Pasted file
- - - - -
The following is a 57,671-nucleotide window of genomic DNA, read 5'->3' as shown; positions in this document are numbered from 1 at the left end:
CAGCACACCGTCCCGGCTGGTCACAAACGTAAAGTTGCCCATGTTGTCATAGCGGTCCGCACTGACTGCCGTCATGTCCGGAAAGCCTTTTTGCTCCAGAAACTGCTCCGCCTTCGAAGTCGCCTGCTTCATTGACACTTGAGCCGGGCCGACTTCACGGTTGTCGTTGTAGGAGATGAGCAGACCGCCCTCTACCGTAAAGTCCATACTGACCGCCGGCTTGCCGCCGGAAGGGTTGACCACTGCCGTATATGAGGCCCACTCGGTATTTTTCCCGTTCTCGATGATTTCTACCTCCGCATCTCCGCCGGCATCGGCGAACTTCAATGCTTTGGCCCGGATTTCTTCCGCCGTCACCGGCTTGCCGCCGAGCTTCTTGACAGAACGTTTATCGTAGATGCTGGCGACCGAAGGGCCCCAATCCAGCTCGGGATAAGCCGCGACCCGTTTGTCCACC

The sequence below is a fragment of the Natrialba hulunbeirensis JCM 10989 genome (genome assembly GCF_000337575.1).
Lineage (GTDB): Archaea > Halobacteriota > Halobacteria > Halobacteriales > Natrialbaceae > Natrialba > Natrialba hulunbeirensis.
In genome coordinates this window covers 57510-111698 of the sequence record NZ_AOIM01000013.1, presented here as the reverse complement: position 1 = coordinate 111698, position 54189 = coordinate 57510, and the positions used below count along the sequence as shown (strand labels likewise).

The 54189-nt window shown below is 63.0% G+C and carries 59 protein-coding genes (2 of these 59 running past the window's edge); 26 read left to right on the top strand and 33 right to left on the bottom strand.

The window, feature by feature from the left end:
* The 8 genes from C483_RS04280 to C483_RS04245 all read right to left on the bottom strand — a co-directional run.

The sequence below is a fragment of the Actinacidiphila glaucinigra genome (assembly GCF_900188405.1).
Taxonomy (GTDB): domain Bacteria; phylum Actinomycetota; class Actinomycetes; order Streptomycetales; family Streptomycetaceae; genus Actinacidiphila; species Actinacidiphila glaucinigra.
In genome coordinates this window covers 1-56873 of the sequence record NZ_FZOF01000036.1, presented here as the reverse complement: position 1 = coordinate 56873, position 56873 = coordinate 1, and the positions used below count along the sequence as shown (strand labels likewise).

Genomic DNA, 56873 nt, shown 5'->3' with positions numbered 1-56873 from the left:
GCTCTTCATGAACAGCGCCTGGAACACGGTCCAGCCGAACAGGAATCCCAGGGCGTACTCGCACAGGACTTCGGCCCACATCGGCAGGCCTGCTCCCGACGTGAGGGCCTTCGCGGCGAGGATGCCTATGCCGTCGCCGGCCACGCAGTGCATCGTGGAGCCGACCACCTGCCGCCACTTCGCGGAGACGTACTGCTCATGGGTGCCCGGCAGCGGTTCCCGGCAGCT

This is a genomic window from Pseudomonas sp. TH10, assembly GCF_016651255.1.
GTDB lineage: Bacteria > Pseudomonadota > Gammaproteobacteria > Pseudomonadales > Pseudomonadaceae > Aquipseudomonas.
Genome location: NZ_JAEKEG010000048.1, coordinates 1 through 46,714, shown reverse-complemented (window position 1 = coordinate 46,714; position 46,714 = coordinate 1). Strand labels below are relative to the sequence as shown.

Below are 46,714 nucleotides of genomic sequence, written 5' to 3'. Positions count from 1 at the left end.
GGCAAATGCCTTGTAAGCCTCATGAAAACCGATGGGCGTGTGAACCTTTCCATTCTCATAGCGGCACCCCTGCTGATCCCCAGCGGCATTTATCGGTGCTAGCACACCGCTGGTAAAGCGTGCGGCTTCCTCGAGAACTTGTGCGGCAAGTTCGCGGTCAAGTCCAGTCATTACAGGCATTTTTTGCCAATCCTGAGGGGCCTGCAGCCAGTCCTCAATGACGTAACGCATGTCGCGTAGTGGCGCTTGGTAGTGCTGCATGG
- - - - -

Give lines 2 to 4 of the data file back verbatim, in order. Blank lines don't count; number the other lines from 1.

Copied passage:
CAGCACACCGTCCCGGCTGGTCACAAACGTAAAGTTGCCCATGTTGTCATAGCGGTCCGCACTGACTGCCGTCATGTCCGGAAAGCCTTTTTGCTCCAGAAACTGCTCCGCCTTCGAAGTCGCCTGCTTCATTGACACTTGAGCCGGGCCGACTTCACGGTTGTCGTTGTAGGAGATGAGCAGACCGCCCTCTACCGTAAAGTCCATACTGACCGCCGGCTTGCCGCCGGAAGGGTTGACCACTGCCGTATATGAGGCCCACTCGGTATTTTTCCCGTTCTCGATGATTTCTACCTCCGCATCTCCGCCGGCATCGGCGAACTTCAATGCTTTGGCCCGGATTTCTTCCGCCGTCACCGGCTTGCCGCCGAGCTTCTTGACAGAACGTTTATCGTAGATGCTGGCGACCGAAGGGCCCCAATCCAGCTCGGGATAAGCCGCGACCCGTTTGTCCACC

The sequence below is a fragment of the Natrialba hulunbeirensis JCM 10989 genome (genome assembly GCF_000337575.1).
Lineage (GTDB): Archaea > Halobacteriota > Halobacteria > Halobacteriales > Natrialbaceae > Natrialba > Natrialba hulunbeirensis.